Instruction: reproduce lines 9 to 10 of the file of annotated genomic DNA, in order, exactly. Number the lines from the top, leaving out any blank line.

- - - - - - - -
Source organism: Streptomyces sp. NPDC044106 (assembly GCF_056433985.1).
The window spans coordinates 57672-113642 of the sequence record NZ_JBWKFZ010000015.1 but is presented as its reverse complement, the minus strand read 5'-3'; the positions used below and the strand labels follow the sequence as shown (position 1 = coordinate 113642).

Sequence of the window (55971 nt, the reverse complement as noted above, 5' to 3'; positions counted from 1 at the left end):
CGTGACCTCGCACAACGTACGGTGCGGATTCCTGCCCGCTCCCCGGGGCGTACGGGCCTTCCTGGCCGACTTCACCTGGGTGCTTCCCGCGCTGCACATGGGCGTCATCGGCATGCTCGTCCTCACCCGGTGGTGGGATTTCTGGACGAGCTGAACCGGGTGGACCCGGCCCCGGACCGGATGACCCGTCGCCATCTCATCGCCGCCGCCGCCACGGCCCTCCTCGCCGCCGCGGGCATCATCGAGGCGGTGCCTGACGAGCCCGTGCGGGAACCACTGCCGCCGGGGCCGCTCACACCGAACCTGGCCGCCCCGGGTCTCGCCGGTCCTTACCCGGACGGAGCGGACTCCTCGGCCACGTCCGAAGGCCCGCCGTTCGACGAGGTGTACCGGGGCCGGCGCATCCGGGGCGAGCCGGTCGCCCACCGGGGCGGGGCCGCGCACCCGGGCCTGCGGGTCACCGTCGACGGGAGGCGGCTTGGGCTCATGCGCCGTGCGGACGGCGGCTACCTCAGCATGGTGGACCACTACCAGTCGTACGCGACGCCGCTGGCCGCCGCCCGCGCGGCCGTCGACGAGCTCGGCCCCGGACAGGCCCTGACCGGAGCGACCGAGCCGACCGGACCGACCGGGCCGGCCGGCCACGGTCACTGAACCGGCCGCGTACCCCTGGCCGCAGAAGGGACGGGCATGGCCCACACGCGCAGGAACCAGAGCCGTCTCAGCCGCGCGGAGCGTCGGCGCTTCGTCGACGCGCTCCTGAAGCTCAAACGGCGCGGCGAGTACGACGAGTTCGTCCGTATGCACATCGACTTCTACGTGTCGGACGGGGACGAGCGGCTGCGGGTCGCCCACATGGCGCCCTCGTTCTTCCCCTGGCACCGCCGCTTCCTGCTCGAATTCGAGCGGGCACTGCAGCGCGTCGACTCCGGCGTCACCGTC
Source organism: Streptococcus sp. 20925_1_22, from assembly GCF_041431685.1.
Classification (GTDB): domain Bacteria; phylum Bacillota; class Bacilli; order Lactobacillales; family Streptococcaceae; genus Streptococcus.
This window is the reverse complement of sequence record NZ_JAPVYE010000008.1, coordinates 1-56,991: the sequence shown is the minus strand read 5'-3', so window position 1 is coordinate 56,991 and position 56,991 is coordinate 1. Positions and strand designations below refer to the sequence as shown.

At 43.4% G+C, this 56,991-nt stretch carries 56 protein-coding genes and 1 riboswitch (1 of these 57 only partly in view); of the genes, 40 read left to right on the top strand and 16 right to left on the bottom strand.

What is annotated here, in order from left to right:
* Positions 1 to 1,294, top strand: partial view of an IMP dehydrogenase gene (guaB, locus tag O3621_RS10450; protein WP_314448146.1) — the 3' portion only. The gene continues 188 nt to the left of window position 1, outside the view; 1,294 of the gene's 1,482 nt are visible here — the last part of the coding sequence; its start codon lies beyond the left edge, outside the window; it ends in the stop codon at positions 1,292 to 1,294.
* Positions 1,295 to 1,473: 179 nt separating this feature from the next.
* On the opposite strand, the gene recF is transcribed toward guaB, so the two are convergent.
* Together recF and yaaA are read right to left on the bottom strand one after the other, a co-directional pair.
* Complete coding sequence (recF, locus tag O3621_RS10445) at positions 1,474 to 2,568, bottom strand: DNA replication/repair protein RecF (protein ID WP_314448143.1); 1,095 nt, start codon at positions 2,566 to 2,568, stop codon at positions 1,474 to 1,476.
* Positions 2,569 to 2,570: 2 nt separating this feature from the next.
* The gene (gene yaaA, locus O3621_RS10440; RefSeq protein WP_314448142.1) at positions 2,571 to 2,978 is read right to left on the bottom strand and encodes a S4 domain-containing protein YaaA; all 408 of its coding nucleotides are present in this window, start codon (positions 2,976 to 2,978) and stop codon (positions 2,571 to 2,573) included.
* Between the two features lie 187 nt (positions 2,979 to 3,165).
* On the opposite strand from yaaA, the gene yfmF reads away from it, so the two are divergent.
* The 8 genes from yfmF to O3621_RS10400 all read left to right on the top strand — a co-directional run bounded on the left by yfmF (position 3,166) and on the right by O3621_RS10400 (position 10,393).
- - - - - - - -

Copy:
What is annotated here, in order from left to right:
* Positions 1 to 1,294, top strand: partial view of an IMP dehydrogenase gene (guaB, locus tag O3621_RS10450; protein WP_314448146.1) — the 3' portion only. The gene continues 188 nt to the left of window position 1, outside the view; 1,294 of the gene's 1,482 nt are visible here — the last part of the coding sequence; its start codon lies beyond the left edge, outside the window; it ends in the stop codon at positions 1,292 to 1,294.